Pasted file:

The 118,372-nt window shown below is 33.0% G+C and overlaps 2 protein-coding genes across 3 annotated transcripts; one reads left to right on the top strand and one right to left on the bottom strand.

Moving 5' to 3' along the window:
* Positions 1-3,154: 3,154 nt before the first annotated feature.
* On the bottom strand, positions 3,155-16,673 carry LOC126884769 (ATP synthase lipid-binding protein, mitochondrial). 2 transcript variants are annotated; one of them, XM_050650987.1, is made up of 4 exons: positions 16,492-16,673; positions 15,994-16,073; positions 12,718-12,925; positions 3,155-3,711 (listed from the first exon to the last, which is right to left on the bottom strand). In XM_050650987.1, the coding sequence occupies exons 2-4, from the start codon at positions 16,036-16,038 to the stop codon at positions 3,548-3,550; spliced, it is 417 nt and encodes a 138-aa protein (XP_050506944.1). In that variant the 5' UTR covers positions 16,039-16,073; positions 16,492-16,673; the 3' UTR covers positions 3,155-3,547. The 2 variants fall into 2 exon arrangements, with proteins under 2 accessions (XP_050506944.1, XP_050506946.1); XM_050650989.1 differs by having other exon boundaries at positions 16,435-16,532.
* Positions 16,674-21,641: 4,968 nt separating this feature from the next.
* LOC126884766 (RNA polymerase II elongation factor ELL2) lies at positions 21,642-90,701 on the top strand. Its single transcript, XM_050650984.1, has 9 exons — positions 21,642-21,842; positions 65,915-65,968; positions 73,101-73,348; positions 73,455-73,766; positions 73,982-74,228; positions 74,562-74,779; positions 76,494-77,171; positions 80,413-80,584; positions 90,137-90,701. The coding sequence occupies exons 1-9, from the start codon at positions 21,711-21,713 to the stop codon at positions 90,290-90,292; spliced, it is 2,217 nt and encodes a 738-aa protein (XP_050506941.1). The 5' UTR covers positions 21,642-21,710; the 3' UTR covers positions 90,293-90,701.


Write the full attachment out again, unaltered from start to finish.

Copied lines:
The 118,372-nt window shown below is 33.0% G+C and overlaps 2 protein-coding genes across 3 annotated transcripts; one reads left to right on the top strand and one right to left on the bottom strand.

Moving 5' to 3' along the window:
* Positions 1-3,154: 3,154 nt before the first annotated feature.
* On the bottom strand, positions 3,155-16,673 carry LOC126884769 (ATP synthase lipid-binding protein, mitochondrial). 2 transcript variants are annotated; one of them, XM_050650987.1, is made up of 4 exons: positions 16,492-16,673; positions 15,994-16,073; positions 12,718-12,925; positions 3,155-3,711 (listed from the first exon to the last, which is right to left on the bottom strand). In XM_050650987.1, the coding sequence occupies exons 2-4, from the start codon at positions 16,036-16,038 to the stop codon at positions 3,548-3,550; spliced, it is 417 nt and encodes a 138-aa protein (XP_050506944.1). In that variant the 5' UTR covers positions 16,039-16,073; positions 16,492-16,673; the 3' UTR covers positions 3,155-3,547. The 2 variants fall into 2 exon arrangements, with proteins under 2 accessions (XP_050506944.1, XP_050506946.1); XM_050650989.1 differs by having other exon boundaries at positions 16,435-16,532.
* Positions 16,674-21,641: 4,968 nt separating this feature from the next.
* LOC126884766 (RNA polymerase II elongation factor ELL2) lies at positions 21,642-90,701 on the top strand. Its single transcript, XM_050650984.1, has 9 exons — positions 21,642-21,842; positions 65,915-65,968; positions 73,101-73,348; positions 73,455-73,766; positions 73,982-74,228; positions 74,562-74,779; positions 76,494-77,171; positions 80,413-80,584; positions 90,137-90,701. The coding sequence occupies exons 1-9, from the start codon at positions 21,711-21,713 to the stop codon at positions 90,290-90,292; spliced, it is 2,217 nt and encodes a 738-aa protein (XP_050506941.1). The 5' UTR covers positions 21,642-21,710; the 3' UTR covers positions 90,293-90,701.